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Nicked gem polishing


#1

Hello all, While setting a rhodalite cab yesterday I nicked the stone
with a punch. I know I can polish it if I had the correct flex
shafts wheels. I have tried charging felt buffs with diamond paste,
and found that method wasn’t aggressive enough. I think I need a
pre-charged product, if it exist. Perhaps something used by gem
carvers that will allow me to get into a tight spot.

Thanks for any help and direction.
Peace,
David
dagronick@ail.com
(Maine)


#2

Hi David, I know that the contenti Co. ( 800-343-3364 ) Carries
rubber wheels specifically made to remove scratches and nicks in
stones . I’m sure other companies do also… Ask for Arthur or
steve and I’m sure they can help. Daniel Grandi

We do casting , finishing and a whole lot more for designers,
jewelers, stores and catalogs. Please contact
sales@racecarjewelry.com or call 401-461-7803 to have your
products made for you.


#3

David, Garnets are particularly sensitive to the heat generated by
abrasion. They crack and chip very readily. I suggest you make
several small wooden wheels by drilling a hole in a dowel rod and
cutting off the drilled end. Place the wheel on an end drilled
mandrel and true it up by running it in your flexshaft against a
piece of sandpaper. Next charge your wheel with 600 diamond and
lubricate the process with mineral oil. After the chip is ground out
with 600 you will have to progress to the following diamond grits.
1,200, 3,000, & 14,000. If you want a finer polish go to 50,000.
This should be a quick and easy project.

Gerry Galarneau
@Gerry
www.galarneausgems.com


#4

David, alumina (linde A) makes a much better polish for garnets.
You can get mylar charged disk in both 6" and 8" sizes from most of
the faceting machine suppliers. You could eaisly cut the disk down
to flex shaft sizes. One manufacture is Crystalite. These depend
on a smooth surface though, and will be very slow if effective at
all for surfaces with scratches larger than those imparted by
600grit paper. If you have a nick, sand it out first, then attack
the sanded area with the polish. The finer the “pre-polish”, the
quicker the polish will develop. While this sounds like a lot of
additional work, it is actually faster than trying to polish out a
deep scratch or a nick, and a lot less likely to damage the stone
due to overheating.

Don


#5
   Hello all, While setting a rhodalite cab yesterday I nicked the
stone with a punch. I know I can polish it if I had the correct
flex shafts wheels. I have tried charging felt buffs with diamond
paste, and found that method wasn't aggressive enough. I think I
need a pre-charged product, if it exist. Perhaps something used by
gem carvers that will allow me to get into a tight spot. 

elt just soaks up the diamond compound, leaving nothing at the buff
surface to do anything. Instead, try making small wheels from wood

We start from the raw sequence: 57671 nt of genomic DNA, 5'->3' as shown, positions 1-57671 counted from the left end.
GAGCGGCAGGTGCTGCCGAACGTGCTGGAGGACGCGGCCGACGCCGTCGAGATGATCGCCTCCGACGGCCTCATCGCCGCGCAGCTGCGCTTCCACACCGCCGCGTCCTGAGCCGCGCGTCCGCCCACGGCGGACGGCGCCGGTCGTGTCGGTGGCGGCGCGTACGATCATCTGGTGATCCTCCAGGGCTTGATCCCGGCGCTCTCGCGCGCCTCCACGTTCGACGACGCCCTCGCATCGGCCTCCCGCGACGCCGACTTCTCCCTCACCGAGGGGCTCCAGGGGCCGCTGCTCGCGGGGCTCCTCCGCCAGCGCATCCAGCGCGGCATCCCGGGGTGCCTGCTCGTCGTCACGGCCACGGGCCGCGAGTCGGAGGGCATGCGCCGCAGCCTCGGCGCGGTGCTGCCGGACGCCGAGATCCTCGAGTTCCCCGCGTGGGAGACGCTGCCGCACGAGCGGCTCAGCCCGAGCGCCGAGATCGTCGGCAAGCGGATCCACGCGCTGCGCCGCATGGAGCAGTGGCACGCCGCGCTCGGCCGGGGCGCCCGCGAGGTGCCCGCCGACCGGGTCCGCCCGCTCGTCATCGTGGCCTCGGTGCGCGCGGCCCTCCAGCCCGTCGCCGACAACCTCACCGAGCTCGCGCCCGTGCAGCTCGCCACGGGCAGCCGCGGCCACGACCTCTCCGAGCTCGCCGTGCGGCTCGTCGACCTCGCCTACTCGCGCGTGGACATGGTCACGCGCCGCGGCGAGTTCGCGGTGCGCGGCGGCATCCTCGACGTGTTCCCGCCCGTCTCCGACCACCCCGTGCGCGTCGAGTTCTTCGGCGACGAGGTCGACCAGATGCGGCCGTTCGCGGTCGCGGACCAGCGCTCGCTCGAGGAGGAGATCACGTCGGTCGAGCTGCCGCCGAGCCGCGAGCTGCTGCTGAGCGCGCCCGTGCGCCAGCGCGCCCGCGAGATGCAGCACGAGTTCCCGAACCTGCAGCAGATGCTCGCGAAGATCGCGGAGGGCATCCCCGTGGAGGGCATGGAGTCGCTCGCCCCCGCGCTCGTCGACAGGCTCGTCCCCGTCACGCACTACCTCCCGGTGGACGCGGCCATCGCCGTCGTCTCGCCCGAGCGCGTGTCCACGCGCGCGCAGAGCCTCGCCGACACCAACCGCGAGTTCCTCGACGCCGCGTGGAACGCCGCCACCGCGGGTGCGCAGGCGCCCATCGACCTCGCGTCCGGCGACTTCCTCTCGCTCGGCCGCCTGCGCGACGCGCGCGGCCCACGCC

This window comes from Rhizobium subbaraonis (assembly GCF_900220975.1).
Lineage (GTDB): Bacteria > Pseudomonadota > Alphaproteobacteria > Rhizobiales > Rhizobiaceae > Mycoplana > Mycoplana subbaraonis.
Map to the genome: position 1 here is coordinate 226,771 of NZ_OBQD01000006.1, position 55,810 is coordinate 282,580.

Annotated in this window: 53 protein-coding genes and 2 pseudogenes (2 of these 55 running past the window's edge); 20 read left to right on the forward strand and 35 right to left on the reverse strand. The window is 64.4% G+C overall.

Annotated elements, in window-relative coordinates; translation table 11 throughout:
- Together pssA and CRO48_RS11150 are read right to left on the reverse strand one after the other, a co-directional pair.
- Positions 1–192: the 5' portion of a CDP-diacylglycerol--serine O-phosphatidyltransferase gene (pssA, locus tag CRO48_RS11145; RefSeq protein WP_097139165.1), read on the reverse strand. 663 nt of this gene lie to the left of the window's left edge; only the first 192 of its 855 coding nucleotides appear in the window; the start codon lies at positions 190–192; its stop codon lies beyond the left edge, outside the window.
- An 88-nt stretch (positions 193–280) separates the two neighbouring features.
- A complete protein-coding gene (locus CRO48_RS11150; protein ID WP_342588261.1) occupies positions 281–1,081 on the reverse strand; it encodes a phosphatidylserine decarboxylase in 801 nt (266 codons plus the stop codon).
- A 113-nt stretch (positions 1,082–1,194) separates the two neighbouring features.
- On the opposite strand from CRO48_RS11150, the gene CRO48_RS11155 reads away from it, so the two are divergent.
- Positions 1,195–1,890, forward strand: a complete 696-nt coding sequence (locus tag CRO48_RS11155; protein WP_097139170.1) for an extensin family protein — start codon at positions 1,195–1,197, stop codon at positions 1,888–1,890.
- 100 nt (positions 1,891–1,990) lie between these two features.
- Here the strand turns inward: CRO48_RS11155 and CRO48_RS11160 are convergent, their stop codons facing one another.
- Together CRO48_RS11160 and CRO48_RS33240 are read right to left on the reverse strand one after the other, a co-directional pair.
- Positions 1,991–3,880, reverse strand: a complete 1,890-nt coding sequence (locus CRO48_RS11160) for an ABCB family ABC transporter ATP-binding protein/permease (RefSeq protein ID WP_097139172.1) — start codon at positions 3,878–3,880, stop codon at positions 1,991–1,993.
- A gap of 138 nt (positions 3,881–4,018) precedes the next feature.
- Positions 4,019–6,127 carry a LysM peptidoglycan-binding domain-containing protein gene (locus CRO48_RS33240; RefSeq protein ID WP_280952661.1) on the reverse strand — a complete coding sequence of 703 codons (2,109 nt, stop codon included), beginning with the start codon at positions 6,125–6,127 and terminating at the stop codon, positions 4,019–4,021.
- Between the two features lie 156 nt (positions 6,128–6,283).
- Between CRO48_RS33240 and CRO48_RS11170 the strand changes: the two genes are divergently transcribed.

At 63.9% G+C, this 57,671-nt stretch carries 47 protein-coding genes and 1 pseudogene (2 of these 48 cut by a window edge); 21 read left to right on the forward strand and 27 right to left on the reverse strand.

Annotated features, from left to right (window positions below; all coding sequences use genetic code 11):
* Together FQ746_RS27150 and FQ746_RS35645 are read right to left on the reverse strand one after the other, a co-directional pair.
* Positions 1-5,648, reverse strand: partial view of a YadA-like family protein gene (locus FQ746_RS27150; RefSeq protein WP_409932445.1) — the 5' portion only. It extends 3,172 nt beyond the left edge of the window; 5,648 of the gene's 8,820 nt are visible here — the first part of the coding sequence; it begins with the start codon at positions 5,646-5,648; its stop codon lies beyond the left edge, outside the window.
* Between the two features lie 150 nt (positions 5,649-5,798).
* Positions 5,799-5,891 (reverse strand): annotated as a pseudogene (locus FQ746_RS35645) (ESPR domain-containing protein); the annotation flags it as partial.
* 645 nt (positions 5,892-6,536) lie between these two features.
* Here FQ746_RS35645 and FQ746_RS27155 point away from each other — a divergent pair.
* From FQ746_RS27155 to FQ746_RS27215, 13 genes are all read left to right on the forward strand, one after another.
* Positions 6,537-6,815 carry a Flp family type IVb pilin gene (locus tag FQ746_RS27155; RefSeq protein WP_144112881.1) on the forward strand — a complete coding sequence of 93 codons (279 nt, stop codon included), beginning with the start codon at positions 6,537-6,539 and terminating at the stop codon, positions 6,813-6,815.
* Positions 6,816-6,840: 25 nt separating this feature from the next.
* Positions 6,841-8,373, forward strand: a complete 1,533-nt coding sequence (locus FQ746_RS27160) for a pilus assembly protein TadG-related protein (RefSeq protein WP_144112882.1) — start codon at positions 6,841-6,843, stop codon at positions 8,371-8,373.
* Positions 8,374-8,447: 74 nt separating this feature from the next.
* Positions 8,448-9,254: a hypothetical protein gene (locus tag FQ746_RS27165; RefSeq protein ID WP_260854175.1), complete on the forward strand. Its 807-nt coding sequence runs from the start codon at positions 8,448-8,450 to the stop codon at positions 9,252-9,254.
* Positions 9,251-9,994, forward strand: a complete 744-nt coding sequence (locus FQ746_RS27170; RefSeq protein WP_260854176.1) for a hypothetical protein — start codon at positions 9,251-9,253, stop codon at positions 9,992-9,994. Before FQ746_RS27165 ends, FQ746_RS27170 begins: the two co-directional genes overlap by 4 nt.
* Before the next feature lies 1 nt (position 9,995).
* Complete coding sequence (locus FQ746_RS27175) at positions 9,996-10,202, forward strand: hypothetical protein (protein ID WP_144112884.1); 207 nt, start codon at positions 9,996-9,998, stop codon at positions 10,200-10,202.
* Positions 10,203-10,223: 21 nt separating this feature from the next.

dowel cutoffs. Slice a bit of dowel off, drill the center out, the
spin against files, etc, to true up the shape, and then sand smooth.
Now use just small amounts of diamond compound on the mini wood laps.
If the nick is substantial, you’ll probably have to use several of
these, starting with a coarser grit, say peryaps 1200, and then move
up to finer grits. If you want to spend money on stuff, you can
also get small (half inch, to inch, or thereabouts) mandrel mounted
rubber disks, to which you glue (lapidary contact cement) matching
little disks of the treated canvas cloth used in traditional diamond
polishing pads. They work well. These can also be used with oxide
polishes. And for quick fixes of minor nicks, some of the rubber
wheels put out by pacific abrasives, and others, use aluminum oxide
abrasives, which will also affect these stones. The ones I’m
thinking of are white in color, quite hard for a rubber wheel, and
will leave a moderate degree of polish on the stone as it abrades
into the stone. The only trouble with these methods is that it takes
considerable care to get a polish on a nicely shaped surface, instead
of a nice polish on a visible gouge that your attempts to repair the
stone have now produced;. Especially rignt next to a bezel or a
setting, it’s difficult to maintain a surface that still looks as
though you didn’t damage it and then repair it. And one final
comment, for very minor scratches on softer stones, the platinum
polishing compounds sold by Gesswein, which are micro graded aluminum
oxide, will affect many stones too. The 8000 rouge compound does a
quite passable job of restoring the gloss to softer stones, just as
it does to the metal. You have to be careful to avoid overdoing it,
or you get orange peel effects. These compounds, which I LOVE,
are not without danger, as a result of this. Polishing a piece set
with a cab is cool, as the most it will usually do is improve matters.
But facetted stones look better when they don’t have all their facet
edges slightly rounded over and highly polished… Nuff said…

Peter